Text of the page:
Persist in your incantations and your multitude of spells, in which you have toiled from your youth, if by chance such is of use to you or makes you more bold; you have wearied yourself in your multitude of consultations. Let the prognosticators of the...

  5. Part 1 Periodicity and Variability of Synodic Phenomena
    (pp. 34-72)

    The Babylonian zodiac (lu-maš-meš) is divided into twelve zodiacal signs (sing. lu-maš). Each sign is in turn divided into 30 uš, a term with the general meaning ‘length’ interpreted, according to modern usage, as degree (°), each of which may then be divided sexagesimally to as many places as desired. The zodiac, its twelve equal signs, and the divisions of signs into uš and its fractions are purely conventional, an abstraction intended to facilitate computation, as in the ephemerides, while retaining the names of constellations of stars of irregular lengths unsuitable for computation. It is by no means obvious, and...

  6. Part 2 Derivation of the Parameters for Synodic Arc and Time from the Dates of Phenomena
    (pp. 73-134)

    For deriving the parameters of the ephemerides, we assume the following relation of synodic time and synodic arc: From the observational records are taken, in principle, the datesT1andT2of successive phenomena of the same kind, which may then be used to find the synodic timeΔT=T2T1, withΔTtaken as lunar years of 12m= 6,0τand tithis. Then, fromΔTwe take the excessΔt=ΔTi6,0τ, from which the synodic arcΔλ=Δtc. Thus, by synodic time we shall generally mean the excessΔtand...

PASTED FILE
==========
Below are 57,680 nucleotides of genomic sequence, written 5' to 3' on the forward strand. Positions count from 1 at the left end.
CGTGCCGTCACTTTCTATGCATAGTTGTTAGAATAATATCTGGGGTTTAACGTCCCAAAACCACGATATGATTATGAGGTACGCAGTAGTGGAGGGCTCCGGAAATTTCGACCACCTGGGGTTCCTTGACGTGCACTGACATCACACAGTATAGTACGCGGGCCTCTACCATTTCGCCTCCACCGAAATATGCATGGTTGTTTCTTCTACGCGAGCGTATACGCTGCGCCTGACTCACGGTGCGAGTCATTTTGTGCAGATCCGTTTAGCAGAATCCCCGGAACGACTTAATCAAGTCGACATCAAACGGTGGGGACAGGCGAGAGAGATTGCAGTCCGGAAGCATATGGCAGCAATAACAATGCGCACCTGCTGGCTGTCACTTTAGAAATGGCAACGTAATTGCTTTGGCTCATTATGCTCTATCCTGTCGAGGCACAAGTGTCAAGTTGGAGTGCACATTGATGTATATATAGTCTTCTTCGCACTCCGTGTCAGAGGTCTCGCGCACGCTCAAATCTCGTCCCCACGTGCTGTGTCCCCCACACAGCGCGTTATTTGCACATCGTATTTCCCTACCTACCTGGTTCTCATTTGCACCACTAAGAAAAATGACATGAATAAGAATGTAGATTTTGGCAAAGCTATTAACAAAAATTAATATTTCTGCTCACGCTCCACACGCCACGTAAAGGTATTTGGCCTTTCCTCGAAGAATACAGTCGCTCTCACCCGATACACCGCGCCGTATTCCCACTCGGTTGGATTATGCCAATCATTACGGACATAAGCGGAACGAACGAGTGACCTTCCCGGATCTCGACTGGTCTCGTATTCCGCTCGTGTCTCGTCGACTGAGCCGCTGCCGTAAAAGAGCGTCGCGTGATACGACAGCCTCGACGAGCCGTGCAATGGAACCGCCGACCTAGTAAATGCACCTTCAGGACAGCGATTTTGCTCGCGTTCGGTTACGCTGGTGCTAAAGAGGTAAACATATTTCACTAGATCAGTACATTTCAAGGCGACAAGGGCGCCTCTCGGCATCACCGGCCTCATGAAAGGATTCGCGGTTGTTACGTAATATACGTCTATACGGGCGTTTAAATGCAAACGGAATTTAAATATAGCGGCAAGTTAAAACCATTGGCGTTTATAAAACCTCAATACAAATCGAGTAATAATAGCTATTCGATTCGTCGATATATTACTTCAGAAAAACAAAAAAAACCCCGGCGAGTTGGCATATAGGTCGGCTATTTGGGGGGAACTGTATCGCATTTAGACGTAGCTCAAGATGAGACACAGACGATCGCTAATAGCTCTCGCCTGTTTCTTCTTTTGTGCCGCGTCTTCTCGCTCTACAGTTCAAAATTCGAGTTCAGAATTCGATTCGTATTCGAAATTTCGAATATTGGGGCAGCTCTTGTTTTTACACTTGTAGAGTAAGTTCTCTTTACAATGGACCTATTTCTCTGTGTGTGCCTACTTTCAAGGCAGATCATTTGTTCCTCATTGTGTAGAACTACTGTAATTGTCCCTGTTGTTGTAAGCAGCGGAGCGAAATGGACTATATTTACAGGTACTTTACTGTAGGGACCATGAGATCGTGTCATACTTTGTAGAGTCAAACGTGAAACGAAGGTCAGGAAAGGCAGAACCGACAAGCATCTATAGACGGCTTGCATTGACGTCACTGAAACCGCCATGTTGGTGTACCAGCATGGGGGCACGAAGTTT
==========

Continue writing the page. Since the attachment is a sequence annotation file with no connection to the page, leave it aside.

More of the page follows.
7. Part 3 Alignment to the Zodiac, Initial Position, Elongation, Subdivision of the Synodic Arc and Time
    (pp. 135-172)

    The remaining parameters to be found are the alignment to the zodiac of the zones of System A and of the points at which the greatest and least synodic arcs and times occur in System B—these are both equivalent to finding the direction of the apsidal line in a geometrical model—the subdivision of the synodic arc and time, that is, the arc and time between the successive phenomena within one synodic period, and a single longitude of the planet at one phenomenon to take as an initial position. The subdivision of the synodic arc and the initial position...

  8. Summary and Conclusion
    (pp. 173-182)

    The Astronomical Diaries and related collections contain systematic observations of the phenomena of the planets dated to the day of the lunar calendar month and located by zodiacal sign, or beginning and end of zodiacal sign, and, in the case of most stations and occasional first appearances, by distances from normal stars. There are also a great number of measurements of distances of planets from normal stars, as there are also many measurements of distances of the moon from planets and of planets from each other, but these do not appear to have any function in the mathematical astronomy, nor...

  9. Appendix. Alternative Methods of Deriving Parameters
    (pp. 183-190)
  10. Tables
    (pp. 191-220)
  11. Figures
    (pp. 221-234)
  12. Notation and Abbreviations
    (pp. 235-238)
  13. References
    (pp. 239-242)
  14. Index of Names
    (pp. 243-244)
  15. Index of Subjects
    (pp. 244-246)